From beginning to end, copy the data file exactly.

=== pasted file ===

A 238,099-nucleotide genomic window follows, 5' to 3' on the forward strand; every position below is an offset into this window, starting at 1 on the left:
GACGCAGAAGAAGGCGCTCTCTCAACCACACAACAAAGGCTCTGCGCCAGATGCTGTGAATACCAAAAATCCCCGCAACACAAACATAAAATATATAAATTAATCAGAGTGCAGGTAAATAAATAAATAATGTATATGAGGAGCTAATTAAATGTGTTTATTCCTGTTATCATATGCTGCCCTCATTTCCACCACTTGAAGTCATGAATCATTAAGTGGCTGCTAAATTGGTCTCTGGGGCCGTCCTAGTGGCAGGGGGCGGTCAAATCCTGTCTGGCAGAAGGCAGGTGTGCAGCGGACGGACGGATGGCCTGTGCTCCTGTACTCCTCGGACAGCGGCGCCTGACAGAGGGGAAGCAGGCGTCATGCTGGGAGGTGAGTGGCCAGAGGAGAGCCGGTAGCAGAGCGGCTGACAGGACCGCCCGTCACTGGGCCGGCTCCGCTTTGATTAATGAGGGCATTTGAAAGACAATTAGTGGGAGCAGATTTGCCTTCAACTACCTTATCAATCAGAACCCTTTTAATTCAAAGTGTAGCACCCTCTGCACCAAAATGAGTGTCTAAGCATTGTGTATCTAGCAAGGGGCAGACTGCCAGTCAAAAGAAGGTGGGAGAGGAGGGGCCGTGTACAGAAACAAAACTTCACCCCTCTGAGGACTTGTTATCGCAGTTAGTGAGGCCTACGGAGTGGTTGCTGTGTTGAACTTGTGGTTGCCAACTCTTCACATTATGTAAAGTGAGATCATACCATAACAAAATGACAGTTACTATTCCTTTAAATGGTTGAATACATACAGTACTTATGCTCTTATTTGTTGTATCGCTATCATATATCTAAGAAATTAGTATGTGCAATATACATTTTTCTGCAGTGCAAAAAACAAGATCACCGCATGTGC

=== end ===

A 238,099-nucleotide genomic window follows, 5' to 3' on the forward strand; every position below is an offset into this window, starting at 1 on the left:
GACGCAGAAGAAGGCGCTCTCTCAACCACACAACAAAGGCTCTGCGCCAGATGCTGTGAATACCAAAAATCCCCGCAACACAAACATAAAATATATAAATTAATCAGAGTGCAGGTAAATAAATAAATAATGTATATGAGGAGCTAATTAAATGTGTTTATTCCTGTTATCATATGCTGCCCTCATTTCCACCACTTGAAGTCATGAATCATTAAGTGGCTGCTAAATTGGTCTCTGGGGCCGTCCTAGTGGCAGGGGGCGGTCAAATCCTGTCTGGCAGAAGGCAGGTGTGCAGCGGACGGACGGATGGCCTGTGCTCCTGTACTCCTCGGACAGCGGCGCCTGACAGAGGGGAAGCAGGCGTCATGCTGGGAGGTGAGTGGCCAGAGGAGAGCCGGTAGCAGAGCGGCTGACAGGACCGCCCGTCACTGGGCCGGCTCCGCTTTGATTAATGAGGGCATTTGAAAGACAATTAGTGGGAGCAGATTTGCCTTCAACTACCTTATCAATCAGAACCCTTTTAATTCAAAGTGTAGCACCCTCTGCACCAAAATGAGTGTCTAAGCATTGTGTATCTAGCAAGGGGCAGACTGCCAGTCAAAAGAAGGTGGGAGAGGAGGGGCCGTGTACAGAAACAAAACTTCACCCCTCTGAGGACTTGTTATCGCAGTTAGTGAGGCCTACGGAGTGGTTGCTGTGTTGAACTTGTGGTTGCCAACTCTTCACATTATGTAAAGTGAGATCATACCATAACAAAATGACAGTTACTATTCCTTTAAATGGTTGAATACATACAGTACTTATGCTCTTATTTGTTGTATCGCTATCATATATCTAAGAAATTAGTATGTGCAATATACATTTTTCTGCAGTGCAAAAAACAAGATCACCGCATGTGC